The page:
The Games Industry Reacts: Your stance on Switch
Got something to say? We're looking for your opinions on today's Nintendo Switch reveal and its launch plans
Since the platform holder first uttered the codename 'NX' almost two years ago, speculation has been rife about the new console that would eventually be known as Nintendo Switch. Now, following a teasing reveal trailer in October, we know all the details about Nintendo's next device.
You can catch up on all the details in our previous story, but here are the highlights: Console-handheld hybrid, with motion-sensitive controllers and touchscreen. Worldwide launch will be March 3rd, and all games will be region-free. A paid online service will be required from Autumn 2017 to play online. Confirmed games include Zelda: Breath of the Wild, Super Mario Odyssey, Splatoon 2, new IP Arms, social oddity 1, 2, Switch, and third-party titles Skyrim, FIFA, NBA, Rayman, Minecraft, Rime and a bunch of JRPGS.
As the dust settles, the GamesIndustry.biz team is forming its own opinions but there's one very important perspective we want to know: yours. For our first Games Industry Reacts round-up, we asked readers and industry members to answer the following:
How has today's reveal impacted your opinion of the Nintendo Switch?
We received a great response, and a big thanks to all who shared their thoughts. Here's what you had to say:
"It's great to see a global approach from Nintendo in terms of launch date and flexibility in region restrictions"Debbie Bestwick, Team17
Debbie Bestwick, Team17
"Team17 welcomes the arrival of Nintendo Switch. The concept of a new platform that can bridge the void between the home and handheld markets is fantastic and it's great to see a global approach from Nintendo in terms of launch date and flexibility in region restrictions. I'm excited about more focus on introducing a network services model, for which we hope may bring more opportunities for independent developers and traditional publishers alike as the service evolves. We would see the hardware pricing as a signal that the early adopters will largely be composed of Nintendo fans rather than the more casual/broader audiences, but this is no bad thing in the early stages. We are excited about working with Nintendo and the possibility to bring games to the new platform."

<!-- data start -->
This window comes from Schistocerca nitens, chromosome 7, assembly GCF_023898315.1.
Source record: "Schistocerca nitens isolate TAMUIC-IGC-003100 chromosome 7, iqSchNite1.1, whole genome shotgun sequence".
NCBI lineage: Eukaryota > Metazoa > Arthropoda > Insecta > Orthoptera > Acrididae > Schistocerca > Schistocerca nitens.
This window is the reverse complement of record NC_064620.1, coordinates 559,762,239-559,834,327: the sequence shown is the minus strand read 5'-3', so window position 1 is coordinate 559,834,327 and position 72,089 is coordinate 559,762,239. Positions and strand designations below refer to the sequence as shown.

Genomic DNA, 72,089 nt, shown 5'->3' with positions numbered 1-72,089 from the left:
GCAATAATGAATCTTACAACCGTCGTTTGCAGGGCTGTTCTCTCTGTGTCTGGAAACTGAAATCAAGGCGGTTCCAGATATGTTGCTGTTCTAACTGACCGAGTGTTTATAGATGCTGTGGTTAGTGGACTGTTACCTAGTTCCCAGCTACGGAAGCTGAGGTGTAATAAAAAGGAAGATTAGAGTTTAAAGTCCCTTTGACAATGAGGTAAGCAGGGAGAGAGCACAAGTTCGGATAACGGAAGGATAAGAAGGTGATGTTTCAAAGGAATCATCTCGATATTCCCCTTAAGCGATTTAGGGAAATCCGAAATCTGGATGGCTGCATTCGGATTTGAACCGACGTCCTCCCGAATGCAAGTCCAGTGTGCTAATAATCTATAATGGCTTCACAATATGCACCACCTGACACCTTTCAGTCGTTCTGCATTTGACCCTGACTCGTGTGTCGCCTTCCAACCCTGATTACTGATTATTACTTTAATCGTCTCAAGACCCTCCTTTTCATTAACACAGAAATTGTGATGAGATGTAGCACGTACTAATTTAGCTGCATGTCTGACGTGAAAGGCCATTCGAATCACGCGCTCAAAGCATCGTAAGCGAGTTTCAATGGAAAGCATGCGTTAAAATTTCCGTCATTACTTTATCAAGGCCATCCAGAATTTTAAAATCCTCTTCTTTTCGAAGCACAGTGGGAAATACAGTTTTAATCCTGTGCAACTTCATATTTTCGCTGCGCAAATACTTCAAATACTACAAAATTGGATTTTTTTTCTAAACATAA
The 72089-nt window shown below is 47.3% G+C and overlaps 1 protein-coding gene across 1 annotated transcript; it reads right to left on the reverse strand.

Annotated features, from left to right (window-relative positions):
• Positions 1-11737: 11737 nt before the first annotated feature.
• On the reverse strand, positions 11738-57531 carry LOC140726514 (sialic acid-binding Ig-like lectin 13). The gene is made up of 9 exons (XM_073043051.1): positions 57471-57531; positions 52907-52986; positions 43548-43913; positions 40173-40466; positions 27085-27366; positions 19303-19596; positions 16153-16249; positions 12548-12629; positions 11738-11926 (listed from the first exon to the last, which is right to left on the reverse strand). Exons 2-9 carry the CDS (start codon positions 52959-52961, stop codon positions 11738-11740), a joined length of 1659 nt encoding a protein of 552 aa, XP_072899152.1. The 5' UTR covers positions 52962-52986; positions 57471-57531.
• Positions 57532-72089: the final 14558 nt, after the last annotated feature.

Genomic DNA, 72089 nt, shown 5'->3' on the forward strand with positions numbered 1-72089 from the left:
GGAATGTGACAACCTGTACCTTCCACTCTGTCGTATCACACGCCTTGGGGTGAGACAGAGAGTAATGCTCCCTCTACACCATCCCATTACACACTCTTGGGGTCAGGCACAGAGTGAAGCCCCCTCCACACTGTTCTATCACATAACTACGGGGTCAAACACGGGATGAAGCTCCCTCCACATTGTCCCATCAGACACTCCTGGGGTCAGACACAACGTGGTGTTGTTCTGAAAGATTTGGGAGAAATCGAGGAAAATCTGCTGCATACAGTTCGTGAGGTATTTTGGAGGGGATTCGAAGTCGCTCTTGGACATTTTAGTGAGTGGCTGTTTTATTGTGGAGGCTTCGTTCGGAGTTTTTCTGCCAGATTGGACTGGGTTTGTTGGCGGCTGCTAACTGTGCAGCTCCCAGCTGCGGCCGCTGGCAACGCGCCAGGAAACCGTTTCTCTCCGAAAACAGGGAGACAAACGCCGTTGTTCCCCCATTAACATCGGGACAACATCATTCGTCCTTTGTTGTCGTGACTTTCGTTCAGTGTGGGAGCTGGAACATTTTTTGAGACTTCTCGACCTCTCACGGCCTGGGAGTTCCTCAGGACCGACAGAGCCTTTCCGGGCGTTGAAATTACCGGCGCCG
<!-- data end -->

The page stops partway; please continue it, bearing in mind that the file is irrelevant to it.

Giles Armstrong, Talespinners
"The Nintendo Switch looks amazing. It's everything I wanted the Wii U to be, namely, a console where I can play all the greatest Nintendo hits of the past and present either on my TV or on the move, all while supporting the devs and companies I admire through not needing to resort to emulation.
"That said, it's understandable that a degree of backlash has begun, given the number of glowing question-marked blocks floating around this morning's reveal, and it's too early to blast Nintendo's decisions on things when the actual result of those isn't yet clear.
"A lot of my friends and peers are turned off by the price, but the key thing is, like EVERYTHING videogame related, the earliest purchase will always be the most expensive and the least 'complete' version of something. To be first carries that premium - and that is literally ALL such a premium gets you. It's how the industry has worked for years, and shouldn't come as a surprise to anyone. For example: console revisions, or Game of the Year editions.
"In my opinion, and with only the industry's pattern to go by, I believe that around Christmas this year, the Switch will be vastly more desirable in light of (let's face it) probable price cuts and better bundles for PlayStation 4 and Xbox One.